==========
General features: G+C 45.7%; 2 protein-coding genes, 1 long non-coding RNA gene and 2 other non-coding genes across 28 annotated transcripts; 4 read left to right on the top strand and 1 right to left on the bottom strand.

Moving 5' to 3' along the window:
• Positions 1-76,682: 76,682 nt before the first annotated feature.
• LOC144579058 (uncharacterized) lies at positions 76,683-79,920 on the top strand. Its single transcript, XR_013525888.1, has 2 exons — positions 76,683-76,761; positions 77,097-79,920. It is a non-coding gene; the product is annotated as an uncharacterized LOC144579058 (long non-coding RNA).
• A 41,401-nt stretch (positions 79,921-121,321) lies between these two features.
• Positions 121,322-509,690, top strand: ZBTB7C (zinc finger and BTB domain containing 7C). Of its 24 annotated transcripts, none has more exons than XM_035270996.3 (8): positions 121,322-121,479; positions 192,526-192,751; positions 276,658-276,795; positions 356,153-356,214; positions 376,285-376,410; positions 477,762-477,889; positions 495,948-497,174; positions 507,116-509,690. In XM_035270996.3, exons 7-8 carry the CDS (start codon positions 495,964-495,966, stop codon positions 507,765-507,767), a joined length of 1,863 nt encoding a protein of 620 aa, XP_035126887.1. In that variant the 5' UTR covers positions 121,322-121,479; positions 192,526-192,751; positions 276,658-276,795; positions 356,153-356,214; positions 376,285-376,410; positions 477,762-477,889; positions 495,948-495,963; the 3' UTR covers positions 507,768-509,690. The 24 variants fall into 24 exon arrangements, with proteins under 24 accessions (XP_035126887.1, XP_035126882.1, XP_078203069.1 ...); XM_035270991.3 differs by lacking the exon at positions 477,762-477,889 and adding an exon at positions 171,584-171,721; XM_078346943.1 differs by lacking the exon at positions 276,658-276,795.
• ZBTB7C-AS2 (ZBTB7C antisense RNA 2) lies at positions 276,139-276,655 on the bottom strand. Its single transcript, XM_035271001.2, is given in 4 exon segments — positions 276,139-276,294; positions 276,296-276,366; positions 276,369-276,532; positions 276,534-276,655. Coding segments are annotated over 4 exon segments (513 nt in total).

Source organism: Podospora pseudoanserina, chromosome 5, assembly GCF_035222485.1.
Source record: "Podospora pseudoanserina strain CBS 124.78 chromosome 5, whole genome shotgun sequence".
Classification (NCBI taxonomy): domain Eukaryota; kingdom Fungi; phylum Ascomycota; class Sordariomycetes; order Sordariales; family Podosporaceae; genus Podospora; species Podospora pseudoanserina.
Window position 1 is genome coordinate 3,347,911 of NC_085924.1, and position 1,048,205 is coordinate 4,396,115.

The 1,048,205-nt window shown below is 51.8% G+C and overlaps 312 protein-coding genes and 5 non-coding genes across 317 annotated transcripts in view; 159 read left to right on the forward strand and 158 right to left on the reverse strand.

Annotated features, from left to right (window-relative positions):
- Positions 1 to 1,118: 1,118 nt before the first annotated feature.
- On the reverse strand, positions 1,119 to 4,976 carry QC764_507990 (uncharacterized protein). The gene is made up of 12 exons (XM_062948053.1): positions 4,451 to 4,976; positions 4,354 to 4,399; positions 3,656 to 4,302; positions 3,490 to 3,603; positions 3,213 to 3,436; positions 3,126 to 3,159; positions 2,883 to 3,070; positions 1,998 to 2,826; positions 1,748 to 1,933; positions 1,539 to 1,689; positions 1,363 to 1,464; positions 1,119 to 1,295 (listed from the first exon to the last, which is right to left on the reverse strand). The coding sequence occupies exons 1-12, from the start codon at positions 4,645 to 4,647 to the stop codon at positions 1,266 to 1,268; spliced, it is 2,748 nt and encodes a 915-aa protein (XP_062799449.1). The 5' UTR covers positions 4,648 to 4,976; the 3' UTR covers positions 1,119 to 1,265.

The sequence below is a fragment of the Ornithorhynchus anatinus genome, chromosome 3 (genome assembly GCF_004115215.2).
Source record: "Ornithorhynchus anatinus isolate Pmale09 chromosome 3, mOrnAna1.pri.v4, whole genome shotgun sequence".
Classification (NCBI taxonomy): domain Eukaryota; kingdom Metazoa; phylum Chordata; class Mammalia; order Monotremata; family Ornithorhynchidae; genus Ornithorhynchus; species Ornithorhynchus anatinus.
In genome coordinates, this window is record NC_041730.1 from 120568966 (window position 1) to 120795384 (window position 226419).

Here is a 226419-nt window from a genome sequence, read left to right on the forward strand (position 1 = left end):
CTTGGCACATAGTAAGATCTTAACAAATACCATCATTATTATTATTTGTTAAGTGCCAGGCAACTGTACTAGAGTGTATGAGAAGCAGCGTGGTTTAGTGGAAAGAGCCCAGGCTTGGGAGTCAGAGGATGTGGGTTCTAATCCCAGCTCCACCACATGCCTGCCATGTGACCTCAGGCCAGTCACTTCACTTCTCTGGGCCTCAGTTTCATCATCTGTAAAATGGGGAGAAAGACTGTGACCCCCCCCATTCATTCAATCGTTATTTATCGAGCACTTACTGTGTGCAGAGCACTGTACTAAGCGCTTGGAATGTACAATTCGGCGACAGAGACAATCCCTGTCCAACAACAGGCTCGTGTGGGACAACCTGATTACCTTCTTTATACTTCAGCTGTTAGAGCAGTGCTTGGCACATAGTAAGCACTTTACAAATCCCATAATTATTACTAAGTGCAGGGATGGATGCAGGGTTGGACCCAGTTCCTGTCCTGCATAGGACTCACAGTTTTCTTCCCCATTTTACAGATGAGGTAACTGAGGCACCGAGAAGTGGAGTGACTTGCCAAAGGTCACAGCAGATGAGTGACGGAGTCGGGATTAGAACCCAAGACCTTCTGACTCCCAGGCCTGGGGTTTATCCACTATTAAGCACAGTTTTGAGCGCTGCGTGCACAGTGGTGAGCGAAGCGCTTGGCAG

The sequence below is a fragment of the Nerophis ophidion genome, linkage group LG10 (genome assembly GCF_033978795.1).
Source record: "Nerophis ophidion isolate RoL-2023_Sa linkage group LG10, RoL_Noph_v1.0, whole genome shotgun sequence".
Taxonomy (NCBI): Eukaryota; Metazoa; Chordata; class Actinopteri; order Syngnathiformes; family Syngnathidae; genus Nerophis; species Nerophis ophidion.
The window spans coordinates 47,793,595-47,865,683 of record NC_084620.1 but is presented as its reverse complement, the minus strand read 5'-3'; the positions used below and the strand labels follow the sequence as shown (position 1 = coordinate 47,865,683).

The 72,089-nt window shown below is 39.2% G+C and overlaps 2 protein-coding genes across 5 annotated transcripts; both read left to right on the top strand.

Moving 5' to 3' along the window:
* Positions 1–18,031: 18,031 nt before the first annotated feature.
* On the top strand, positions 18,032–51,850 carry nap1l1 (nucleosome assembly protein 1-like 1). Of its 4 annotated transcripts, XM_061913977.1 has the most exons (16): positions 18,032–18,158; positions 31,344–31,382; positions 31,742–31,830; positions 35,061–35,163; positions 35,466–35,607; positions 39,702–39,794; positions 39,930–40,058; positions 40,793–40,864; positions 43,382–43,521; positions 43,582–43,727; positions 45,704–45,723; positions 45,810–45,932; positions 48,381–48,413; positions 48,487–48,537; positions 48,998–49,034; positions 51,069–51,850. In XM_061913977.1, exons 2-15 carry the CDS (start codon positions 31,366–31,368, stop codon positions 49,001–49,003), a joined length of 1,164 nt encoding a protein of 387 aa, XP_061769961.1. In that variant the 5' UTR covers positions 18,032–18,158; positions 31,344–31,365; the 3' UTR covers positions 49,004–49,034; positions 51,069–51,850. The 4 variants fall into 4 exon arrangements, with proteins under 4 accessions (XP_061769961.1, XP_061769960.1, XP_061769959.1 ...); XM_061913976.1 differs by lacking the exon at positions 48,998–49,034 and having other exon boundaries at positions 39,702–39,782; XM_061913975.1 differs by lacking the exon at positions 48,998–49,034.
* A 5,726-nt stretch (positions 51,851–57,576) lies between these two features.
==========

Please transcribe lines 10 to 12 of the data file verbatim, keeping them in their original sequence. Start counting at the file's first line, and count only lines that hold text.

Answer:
Classification (NCBI taxonomy): domain Eukaryota; kingdom Fungi; phylum Ascomycota; class Sordariomycetes; order Sordariales; family Podosporaceae; genus Podospora; species Podospora pseudoanserina.
Window position 1 is genome coordinate 3,347,911 of NC_085924.1, and position 1,048,205 is coordinate 4,396,115.

The 1,048,205-nt window shown below is 51.8% G+C and overlaps 312 protein-coding genes and 5 non-coding genes across 317 annotated transcripts in view; 159 read left to right on the forward strand and 158 right to left on the reverse strand.